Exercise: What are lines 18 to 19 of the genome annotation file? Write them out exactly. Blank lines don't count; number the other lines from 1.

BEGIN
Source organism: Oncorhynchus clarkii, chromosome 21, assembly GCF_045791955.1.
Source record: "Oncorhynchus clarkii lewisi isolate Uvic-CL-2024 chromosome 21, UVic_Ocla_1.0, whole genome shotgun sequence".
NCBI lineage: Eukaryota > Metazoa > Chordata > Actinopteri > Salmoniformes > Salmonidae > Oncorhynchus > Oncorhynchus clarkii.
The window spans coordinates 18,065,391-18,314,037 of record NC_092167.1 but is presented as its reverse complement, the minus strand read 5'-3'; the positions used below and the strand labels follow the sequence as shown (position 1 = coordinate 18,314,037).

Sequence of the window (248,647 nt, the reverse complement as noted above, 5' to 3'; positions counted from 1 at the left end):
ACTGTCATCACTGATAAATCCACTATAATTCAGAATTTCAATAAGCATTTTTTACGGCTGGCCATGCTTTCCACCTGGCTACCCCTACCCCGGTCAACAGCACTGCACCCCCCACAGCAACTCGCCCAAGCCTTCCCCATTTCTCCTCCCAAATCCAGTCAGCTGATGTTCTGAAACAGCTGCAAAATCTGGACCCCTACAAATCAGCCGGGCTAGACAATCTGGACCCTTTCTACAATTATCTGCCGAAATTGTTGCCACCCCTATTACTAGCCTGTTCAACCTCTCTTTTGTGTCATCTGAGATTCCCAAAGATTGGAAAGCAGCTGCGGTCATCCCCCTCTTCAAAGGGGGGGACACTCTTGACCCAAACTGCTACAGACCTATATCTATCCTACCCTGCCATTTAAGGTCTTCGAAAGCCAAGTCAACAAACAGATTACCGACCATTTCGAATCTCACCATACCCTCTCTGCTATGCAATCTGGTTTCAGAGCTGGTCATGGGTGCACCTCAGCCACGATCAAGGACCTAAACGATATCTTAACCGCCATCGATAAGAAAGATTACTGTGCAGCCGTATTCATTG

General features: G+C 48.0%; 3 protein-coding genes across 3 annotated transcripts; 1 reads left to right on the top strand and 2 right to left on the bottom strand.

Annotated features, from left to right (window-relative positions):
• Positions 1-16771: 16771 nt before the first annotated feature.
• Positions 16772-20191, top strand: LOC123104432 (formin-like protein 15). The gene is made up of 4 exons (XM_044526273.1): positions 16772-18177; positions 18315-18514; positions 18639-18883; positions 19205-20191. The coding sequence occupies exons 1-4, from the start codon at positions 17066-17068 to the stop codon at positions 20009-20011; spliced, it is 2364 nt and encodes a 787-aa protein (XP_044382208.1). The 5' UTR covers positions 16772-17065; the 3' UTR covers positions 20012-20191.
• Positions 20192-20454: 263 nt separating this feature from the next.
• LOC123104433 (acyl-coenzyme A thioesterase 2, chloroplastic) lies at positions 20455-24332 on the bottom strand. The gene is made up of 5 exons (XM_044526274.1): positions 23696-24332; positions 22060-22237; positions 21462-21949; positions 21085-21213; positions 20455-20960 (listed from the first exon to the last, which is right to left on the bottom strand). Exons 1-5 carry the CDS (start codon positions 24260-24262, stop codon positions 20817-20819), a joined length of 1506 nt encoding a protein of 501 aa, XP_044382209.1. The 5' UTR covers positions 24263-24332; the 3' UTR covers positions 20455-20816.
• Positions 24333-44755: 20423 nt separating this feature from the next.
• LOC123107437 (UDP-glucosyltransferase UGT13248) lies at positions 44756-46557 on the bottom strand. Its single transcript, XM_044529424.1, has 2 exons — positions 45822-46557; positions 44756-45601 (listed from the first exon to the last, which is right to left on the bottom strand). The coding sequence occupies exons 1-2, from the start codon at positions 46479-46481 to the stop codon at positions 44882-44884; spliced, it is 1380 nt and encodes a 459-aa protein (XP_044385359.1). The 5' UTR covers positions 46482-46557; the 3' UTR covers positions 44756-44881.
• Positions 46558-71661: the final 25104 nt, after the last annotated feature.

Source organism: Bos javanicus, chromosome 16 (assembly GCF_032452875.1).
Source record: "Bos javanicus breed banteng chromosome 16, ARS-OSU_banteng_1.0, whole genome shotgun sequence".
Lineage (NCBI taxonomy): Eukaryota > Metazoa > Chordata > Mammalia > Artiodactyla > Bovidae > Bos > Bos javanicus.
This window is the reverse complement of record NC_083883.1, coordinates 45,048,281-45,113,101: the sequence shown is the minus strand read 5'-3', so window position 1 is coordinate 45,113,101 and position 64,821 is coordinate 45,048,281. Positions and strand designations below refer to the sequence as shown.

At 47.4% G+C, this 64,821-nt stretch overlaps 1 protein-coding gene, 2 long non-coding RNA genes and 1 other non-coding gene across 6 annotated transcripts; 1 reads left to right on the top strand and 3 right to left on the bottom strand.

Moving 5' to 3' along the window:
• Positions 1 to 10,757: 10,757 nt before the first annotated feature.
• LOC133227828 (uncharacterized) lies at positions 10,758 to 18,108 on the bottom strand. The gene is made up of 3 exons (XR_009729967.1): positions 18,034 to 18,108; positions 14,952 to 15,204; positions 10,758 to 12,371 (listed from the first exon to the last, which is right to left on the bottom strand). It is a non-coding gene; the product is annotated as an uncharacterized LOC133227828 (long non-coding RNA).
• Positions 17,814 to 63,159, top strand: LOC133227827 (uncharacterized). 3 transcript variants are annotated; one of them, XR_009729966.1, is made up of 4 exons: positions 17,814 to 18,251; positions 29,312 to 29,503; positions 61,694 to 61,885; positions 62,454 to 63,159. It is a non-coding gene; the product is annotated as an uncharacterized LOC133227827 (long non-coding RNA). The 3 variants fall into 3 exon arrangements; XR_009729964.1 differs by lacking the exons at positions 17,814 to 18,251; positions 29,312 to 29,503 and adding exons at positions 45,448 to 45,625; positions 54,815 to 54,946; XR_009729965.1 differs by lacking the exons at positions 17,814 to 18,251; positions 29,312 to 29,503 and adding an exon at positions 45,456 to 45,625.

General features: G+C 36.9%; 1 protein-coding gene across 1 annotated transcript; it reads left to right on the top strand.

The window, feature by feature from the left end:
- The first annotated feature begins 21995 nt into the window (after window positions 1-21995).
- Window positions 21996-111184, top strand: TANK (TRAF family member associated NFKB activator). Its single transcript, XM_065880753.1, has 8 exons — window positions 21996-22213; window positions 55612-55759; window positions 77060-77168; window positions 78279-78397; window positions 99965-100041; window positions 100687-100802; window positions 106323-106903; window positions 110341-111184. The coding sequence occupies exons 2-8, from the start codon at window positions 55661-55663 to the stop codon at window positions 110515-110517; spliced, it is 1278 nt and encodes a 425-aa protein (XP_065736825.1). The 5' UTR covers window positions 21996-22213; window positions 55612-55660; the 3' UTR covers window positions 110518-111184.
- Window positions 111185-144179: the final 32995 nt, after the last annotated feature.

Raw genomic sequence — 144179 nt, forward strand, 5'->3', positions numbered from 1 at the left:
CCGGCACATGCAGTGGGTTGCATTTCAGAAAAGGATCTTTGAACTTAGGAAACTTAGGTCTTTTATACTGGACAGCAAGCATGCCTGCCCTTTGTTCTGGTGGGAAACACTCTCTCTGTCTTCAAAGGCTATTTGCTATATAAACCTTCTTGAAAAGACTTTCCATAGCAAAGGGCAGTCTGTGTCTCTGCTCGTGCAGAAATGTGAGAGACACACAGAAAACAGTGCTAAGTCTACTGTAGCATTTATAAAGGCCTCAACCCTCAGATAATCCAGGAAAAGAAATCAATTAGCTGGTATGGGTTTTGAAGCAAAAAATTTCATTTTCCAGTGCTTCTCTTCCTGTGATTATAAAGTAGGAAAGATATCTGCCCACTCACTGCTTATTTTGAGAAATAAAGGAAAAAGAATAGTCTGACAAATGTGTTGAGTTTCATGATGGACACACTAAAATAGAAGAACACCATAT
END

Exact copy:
Lineage (NCBI taxonomy): Eukaryota > Metazoa > Chordata > Mammalia > Artiodactyla > Bovidae > Bos > Bos javanicus.
This window is the reverse complement of record NC_083883.1, coordinates 45,048,281-45,113,101: the sequence shown is the minus strand read 5'-3', so window position 1 is coordinate 45,113,101 and position 64,821 is coordinate 45,048,281. Positions and strand designations below refer to the sequence as shown.